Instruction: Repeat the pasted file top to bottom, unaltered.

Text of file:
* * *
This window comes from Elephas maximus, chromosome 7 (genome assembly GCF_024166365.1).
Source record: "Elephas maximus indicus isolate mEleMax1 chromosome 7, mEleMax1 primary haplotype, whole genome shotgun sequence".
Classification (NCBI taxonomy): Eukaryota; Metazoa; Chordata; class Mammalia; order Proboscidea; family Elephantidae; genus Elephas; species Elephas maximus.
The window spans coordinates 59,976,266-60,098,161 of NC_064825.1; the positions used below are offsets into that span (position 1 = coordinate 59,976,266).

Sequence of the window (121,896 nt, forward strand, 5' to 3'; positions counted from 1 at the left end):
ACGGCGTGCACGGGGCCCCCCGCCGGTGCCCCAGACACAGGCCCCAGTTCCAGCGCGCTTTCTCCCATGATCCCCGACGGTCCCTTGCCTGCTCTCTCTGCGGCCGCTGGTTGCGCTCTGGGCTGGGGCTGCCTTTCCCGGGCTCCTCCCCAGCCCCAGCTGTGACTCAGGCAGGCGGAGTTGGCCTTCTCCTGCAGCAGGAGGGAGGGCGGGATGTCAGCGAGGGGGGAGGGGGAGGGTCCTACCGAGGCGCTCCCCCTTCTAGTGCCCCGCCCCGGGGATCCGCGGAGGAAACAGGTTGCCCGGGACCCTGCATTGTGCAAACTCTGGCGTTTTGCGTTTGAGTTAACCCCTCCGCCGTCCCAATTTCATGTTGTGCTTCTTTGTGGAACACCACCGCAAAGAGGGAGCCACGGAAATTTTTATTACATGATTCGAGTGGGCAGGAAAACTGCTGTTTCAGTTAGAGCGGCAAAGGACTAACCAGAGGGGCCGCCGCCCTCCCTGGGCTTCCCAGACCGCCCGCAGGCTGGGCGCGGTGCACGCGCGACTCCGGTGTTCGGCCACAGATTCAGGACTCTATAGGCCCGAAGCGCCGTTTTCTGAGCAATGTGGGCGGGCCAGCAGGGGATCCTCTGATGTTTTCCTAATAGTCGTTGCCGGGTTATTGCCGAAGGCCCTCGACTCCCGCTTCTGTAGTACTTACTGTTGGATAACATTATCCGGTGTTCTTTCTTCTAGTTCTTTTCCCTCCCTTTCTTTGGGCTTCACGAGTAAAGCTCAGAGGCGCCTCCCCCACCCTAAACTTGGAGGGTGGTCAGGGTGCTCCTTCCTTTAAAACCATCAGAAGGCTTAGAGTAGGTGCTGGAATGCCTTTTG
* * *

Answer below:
This window comes from Elephas maximus, chromosome 7 (genome assembly GCF_024166365.1).
Source record: "Elephas maximus indicus isolate mEleMax1 chromosome 7, mEleMax1 primary haplotype, whole genome shotgun sequence".
Classification (NCBI taxonomy): Eukaryota; Metazoa; Chordata; class Mammalia; order Proboscidea; family Elephantidae; genus Elephas; species Elephas maximus.
The window spans coordinates 59,976,266-60,098,161 of NC_064825.1; the positions used below are offsets into that span (position 1 = coordinate 59,976,266).

Sequence of the window (121,896 nt, forward strand, 5' to 3'; positions counted from 1 at the left end):
ACGGCGTGCACGGGGCCCCCCGCCGGTGCCCCAGACACAGGCCCCAGTTCCAGCGCGCTTTCTCCCATGATCCCCGACGGTCCCTTGCCTGCTCTCTCTGCGGCCGCTGGTTGCGCTCTGGGCTGGGGCTGCCTTTCCCGGGCTCCTCCCCAGCCCCAGCTGTGACTCAGGCAGGCGGAGTTGGCCTTCTCCTGCAGCAGGAGGGAGGGCGGGATGTCAGCGAGGGGGGAGGGGGAGGGTCCTACCGAGGCGCTCCCCCTTCTAGTGCCCCGCCCCGGGGATCCGCGGAGGAAACAGGTTGCCCGGGACCCTGCATTGTGCAAACTCTGGCGTTTTGCGTTTGAGTTAACCCCTCCGCCGTCCCAATTTCATGTTGTGCTTCTTTGTGGAACACCACCGCAAAGAGGGAGCCACGGAAATTTTTATTACATGATTCGAGTGGGCAGGAAAACTGCTGTTTCAGTTAGAGCGGCAAAGGACTAACCAGAGGGGCCGCCGCCCTCCCTGGGCTTCCCAGACCGCCCGCAGGCTGGGCGCGGTGCACGCGCGACTCCGGTGTTCGGCCACAGATTCAGGACTCTATAGGCCCGAAGCGCCGTTTTCTGAGCAATGTGGGCGGGCCAGCAGGGGATCCTCTGATGTTTTCCTAATAGTCGTTGCCGGGTTATTGCCGAAGGCCCTCGACTCCCGCTTCTGTAGTACTTACTGTTGGATAACATTATCCGGTGTTCTTTCTTCTAGTTCTTTTCCCTCCCTTTCTTTGGGCTTCACGAGTAAAGCTCAGAGGCGCCTCCCCCACCCTAAACTTGGAGGGTGGTCAGGGTGCTCCTTCCTTTAAAACCATCAGAAGGCTTAGAGTAGGTGCTGGAATGCCTTTTG